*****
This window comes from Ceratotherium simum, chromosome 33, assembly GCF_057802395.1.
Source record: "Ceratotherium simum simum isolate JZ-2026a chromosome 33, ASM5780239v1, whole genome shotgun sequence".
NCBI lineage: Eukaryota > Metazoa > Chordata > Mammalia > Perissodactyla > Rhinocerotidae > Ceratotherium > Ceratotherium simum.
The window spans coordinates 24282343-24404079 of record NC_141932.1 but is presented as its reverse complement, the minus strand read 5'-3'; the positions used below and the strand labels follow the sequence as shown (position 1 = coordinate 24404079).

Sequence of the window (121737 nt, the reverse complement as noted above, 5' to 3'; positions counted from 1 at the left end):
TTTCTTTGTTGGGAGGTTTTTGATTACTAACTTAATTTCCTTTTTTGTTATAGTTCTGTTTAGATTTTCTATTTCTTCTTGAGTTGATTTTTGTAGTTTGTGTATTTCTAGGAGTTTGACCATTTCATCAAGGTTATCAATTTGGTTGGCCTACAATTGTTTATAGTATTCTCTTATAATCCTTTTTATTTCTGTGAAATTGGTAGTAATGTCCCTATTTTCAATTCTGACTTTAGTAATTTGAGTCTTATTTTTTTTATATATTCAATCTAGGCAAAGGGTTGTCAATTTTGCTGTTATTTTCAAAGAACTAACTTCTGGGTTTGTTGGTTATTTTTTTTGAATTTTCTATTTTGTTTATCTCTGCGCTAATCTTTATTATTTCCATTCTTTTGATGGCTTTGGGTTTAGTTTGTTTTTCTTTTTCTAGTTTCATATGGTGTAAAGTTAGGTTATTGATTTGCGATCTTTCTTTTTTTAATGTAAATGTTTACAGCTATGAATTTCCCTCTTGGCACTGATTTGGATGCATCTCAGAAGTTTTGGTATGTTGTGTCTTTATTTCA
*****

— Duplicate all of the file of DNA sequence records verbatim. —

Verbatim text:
This window comes from Ceratotherium simum, chromosome 33, assembly GCF_057802395.1.
Source record: "Ceratotherium simum simum isolate JZ-2026a chromosome 33, ASM5780239v1, whole genome shotgun sequence".
NCBI lineage: Eukaryota > Metazoa > Chordata > Mammalia > Perissodactyla > Rhinocerotidae > Ceratotherium > Ceratotherium simum.
The window spans coordinates 24282343-24404079 of record NC_141932.1 but is presented as its reverse complement, the minus strand read 5'-3'; the positions used below and the strand labels follow the sequence as shown (position 1 = coordinate 24404079).

Sequence of the window (121737 nt, the reverse complement as noted above, 5' to 3'; positions counted from 1 at the left end):
TTTCTTTGTTGGGAGGTTTTTGATTACTAACTTAATTTCCTTTTTTGTTATAGTTCTGTTTAGATTTTCTATTTCTTCTTGAGTTGATTTTTGTAGTTTGTGTATTTCTAGGAGTTTGACCATTTCATCAAGGTTATCAATTTGGTTGGCCTACAATTGTTTATAGTATTCTCTTATAATCCTTTTTATTTCTGTGAAATTGGTAGTAATGTCCCTATTTTCAATTCTGACTTTAGTAATTTGAGTCTTATTTTTTTTATATATTCAATCTAGGCAAAGGGTTGTCAATTTTGCTGTTATTTTCAAAGAACTAACTTCTGGGTTTGTTGGTTATTTTTTTTGAATTTTCTATTTTGTTTATCTCTGCGCTAATCTTTATTATTTCCATTCTTTTGATGGCTTTGGGTTTAGTTTGTTTTTCTTTTTCTAGTTTCATATGGTGTAAAGTTAGGTTATTGATTTGCGATCTTTCTTTTTTTAATGTAAATGTTTACAGCTATGAATTTCCCTCTTGGCACTGATTTGGATGCATCTCAGAAGTTTTGGTATGTTGTGTCTTTATTTCA